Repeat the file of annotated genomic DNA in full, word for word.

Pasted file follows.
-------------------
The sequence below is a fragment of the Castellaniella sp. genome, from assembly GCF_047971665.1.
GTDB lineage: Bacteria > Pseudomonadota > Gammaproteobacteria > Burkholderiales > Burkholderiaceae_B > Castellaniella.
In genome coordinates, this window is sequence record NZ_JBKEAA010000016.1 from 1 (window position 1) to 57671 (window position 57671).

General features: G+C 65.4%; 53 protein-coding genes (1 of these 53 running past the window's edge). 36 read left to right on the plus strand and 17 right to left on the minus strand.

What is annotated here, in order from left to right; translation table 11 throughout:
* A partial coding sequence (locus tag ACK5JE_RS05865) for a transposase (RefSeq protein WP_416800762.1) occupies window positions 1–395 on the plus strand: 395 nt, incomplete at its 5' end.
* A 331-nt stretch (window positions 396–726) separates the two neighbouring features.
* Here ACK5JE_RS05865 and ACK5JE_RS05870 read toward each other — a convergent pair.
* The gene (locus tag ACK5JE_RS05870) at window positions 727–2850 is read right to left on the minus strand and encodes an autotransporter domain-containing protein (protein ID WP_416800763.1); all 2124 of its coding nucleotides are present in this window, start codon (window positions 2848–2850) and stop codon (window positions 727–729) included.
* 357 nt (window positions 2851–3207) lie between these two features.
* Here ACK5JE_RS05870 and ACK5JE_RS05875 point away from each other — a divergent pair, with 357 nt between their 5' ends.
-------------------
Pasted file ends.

The sequence below is a fragment of the Castellaniella sp. genome, from assembly GCF_047971665.1.
GTDB lineage: Bacteria > Pseudomonadota > Gammaproteobacteria > Burkholderiales > Burkholderiaceae_B > Castellaniella.
In genome coordinates, this window is sequence record NZ_JBKEAA010000016.1 from 1 (window position 1) to 57671 (window position 57671).

General features: G+C 65.4%; 53 protein-coding genes (1 of these 53 running past the window's edge). 36 read left to right on the plus strand and 17 right to left on the minus strand.

What is annotated here, in order from left to right; translation table 11 throughout:
* A partial coding sequence (locus tag ACK5JE_RS05865) for a transposase (RefSeq protein WP_416800762.1) occupies window positions 1–395 on the plus strand: 395 nt, incomplete at its 5' end.
* A 331-nt stretch (window positions 396–726) separates the two neighbouring features.
* Here ACK5JE_RS05865 and ACK5JE_RS05870 read toward each other — a convergent pair.
* The gene (locus tag ACK5JE_RS05870) at window positions 727–2850 is read right to left on the minus strand and encodes an autotransporter domain-containing protein (protein ID WP_416800763.1); all 2124 of its coding nucleotides are present in this window, start codon (window positions 2848–2850) and stop codon (window positions 727–729) included.
* 357 nt (window positions 2851–3207) lie between these two features.
* Here ACK5JE_RS05870 and ACK5JE_RS05875 point away from each other — a divergent pair, with 357 nt between their 5' ends.